Tobacco Companies Target Young Female Smokers: Hot Pink Ladies-Only
She, however, was never quite as iconic. But that doesn’t mean the tobacco companies don’t have a soft spot for women, especially the young ones, according to a new report released Wednesday.
Issued by the Campaign for Tobacco-Free Kids, the report alleges tobacco companies are trying to cultivate a generation of new users with fruity flavored cigarettes and marketing campaigns that target young people, including young women and girls.
In particular, the report takes issue with a recent R.J. Reynolds Tobacco Company campaign that it says is clearly designed to attract girls with hot pink product packaging, ladies-only nights at clubs and cutesy party giveaway bags containing cigarettes, berry-flavored lip gloss and cell phone “bling.”
David Howard, spokesman for the R.J. Reynolds Tobacco Company, said the Camel No. 9 marketing campaign is not about reaching young people. There are 20 million adult women smokers, Howard said, and 19 million of them smoke some brand other than Camel. Health organizations involved with the report, however, insist the ads cross the line against marketing tobacco products to youth. The report was released in collaboration with the American Lung Association, American Cancer Society and American Heart Association.
“It seems pretty clear that the ads were designed to appeal to young girls and 20-somethings,” said Ellen Vargyus, counsel for the American Legacy Foundation, an anti-smoking organization. “From [tobacco companies’] point of view, it’s sound marketing to do that. We know that 80 percent of smokers start before they’re 18.”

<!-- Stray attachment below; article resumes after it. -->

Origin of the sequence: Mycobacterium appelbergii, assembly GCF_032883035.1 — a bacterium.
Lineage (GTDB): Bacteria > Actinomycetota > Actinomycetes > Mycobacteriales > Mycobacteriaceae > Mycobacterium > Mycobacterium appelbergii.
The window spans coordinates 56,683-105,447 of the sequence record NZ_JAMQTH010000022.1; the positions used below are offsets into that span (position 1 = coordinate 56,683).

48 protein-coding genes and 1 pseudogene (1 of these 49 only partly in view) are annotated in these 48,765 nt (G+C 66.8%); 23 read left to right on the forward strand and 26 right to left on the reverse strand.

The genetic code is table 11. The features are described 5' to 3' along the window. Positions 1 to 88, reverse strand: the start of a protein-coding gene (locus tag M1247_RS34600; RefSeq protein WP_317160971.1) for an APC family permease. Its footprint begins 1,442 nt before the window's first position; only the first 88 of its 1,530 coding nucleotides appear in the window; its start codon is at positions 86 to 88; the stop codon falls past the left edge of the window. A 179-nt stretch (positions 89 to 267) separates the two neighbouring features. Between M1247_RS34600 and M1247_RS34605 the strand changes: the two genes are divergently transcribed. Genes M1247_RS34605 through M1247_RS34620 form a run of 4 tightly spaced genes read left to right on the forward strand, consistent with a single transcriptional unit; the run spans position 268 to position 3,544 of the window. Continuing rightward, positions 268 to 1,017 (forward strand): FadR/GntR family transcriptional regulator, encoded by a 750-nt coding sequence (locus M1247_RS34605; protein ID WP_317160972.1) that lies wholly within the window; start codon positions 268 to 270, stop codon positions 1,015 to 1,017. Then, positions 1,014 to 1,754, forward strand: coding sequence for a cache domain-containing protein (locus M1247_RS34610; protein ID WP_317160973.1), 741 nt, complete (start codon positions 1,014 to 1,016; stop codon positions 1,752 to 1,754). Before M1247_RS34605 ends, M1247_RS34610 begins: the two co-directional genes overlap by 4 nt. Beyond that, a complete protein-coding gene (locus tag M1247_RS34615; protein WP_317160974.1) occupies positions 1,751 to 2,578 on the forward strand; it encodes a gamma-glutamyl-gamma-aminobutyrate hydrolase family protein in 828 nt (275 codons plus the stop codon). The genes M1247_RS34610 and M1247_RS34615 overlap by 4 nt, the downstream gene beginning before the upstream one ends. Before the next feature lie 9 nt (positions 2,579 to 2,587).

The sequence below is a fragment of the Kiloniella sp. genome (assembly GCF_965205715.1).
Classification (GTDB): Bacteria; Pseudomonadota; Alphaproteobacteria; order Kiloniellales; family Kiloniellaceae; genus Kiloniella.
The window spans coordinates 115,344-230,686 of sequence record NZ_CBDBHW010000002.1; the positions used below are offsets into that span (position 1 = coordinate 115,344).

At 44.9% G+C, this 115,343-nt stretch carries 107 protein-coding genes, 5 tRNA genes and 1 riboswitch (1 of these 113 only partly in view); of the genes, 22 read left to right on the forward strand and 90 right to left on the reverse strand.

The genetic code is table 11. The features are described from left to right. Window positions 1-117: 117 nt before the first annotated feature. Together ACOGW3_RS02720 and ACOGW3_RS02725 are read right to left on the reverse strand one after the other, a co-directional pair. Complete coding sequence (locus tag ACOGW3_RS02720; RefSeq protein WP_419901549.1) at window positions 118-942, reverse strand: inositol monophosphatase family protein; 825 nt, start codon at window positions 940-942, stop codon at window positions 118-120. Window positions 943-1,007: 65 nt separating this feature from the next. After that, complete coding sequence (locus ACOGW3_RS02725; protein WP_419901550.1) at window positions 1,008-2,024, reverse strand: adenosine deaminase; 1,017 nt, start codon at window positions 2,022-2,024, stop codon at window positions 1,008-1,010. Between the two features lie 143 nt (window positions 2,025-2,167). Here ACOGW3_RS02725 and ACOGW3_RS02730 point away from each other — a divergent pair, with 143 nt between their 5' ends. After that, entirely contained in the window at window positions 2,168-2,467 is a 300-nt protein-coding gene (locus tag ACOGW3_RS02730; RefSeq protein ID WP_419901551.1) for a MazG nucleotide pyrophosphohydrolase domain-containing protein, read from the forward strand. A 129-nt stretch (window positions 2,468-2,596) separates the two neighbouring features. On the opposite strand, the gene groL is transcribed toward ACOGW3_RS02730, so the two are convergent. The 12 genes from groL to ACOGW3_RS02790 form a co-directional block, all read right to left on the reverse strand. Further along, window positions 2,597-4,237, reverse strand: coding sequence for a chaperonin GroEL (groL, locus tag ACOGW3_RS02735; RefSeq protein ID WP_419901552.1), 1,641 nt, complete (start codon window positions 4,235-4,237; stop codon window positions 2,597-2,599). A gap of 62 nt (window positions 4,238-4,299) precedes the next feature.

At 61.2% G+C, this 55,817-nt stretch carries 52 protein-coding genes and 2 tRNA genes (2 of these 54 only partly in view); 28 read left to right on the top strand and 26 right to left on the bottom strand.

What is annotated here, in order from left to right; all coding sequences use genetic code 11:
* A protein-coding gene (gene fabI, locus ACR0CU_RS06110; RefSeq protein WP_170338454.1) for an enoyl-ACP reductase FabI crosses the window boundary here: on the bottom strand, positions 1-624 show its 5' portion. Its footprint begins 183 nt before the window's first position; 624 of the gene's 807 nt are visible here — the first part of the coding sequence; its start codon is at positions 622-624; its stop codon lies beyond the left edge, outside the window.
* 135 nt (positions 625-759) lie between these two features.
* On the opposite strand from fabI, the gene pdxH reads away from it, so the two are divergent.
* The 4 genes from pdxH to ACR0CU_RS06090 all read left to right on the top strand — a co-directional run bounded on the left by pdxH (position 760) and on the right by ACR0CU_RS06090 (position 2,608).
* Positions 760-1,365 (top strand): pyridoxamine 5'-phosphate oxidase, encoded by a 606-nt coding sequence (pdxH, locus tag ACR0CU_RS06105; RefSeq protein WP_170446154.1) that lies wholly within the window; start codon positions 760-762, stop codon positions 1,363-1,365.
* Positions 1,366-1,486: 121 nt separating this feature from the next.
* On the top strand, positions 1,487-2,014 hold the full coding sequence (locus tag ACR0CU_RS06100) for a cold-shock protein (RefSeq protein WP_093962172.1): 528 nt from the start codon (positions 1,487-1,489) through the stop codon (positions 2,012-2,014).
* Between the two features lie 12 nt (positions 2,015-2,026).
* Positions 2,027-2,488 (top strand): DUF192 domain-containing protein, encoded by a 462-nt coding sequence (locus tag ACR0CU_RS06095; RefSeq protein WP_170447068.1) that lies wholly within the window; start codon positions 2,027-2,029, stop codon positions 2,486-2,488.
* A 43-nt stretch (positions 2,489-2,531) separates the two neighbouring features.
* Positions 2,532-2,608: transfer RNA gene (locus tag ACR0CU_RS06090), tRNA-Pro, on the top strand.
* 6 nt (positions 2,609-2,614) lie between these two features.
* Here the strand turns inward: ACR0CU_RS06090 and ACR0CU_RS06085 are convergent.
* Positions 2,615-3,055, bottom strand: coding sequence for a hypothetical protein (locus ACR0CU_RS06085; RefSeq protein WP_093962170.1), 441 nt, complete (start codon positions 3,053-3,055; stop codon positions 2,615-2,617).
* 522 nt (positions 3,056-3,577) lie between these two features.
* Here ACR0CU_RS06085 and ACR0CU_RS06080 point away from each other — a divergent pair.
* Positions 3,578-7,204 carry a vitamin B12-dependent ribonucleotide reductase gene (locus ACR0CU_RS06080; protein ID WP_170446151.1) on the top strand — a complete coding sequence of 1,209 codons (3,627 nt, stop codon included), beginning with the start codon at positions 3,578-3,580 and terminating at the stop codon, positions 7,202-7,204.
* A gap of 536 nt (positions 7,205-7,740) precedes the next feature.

According to the American Heart Association, more than 178,000 women die from smoking-related diseases in a year. While death from uterine and stomach cancer has decreased in the last 70 years, lung cancer has surged among women, with an increase in incidence of almost 400 percent in the last 20 years.
The Camel No. 9 campaign caused quite a stir last fall. A group of 40 U.S. House members sent letters to 11 magazines calling on them to stop carrying the ads. The magazines, and their parent companies after them, either did not respond or refused.
If the goal of the ads was to get cigarettes in the hands of young women and girls, tobacco companies chose the right style and place, said Rosemarie Conforti, a professor of media literacy and education at Southern Connecticut State University.
“In the age of age aspiration, there are many teen girls who are reading these magazines because they want to be older,” Conforti said. “Magazines, and they know this, are absolutely the manual on how to be a young woman.”
Conforti said the fashion layout especially is the kind of guide girls love. It tells you how to be sophisticated and fashion-forward in three simple steps, she said, and it shows you the lifestyle that goes along with it through the cigarette ad on the right.
“Obviously, the fourth implied step is: ‘And smoke,’” Conforti said.
As these kinds of ads define what it means to be a woman, Conforti said, they also establish a benchmark against which girls and women measure themselves, having a cumulative impact that is more about long-term effects on lifestyle and less about one particular product.
R.J. Reynolds has said it will not advertise in print magazines in 2008. The Camel No. 9 campaign, however, continues online and through other promotional materials that are given away at bar parties.
“The innocence mixed with the sophistication – the roses and the pink mixed with the black — it’s the two sides that every girl wants to be,” Conforti said.
“Sweet and sexy, sweet and sexy, that’s what women hear over and over again. You can either be an angel or a whore, and we don’t have a lot of choices for what’s right down the middle.”
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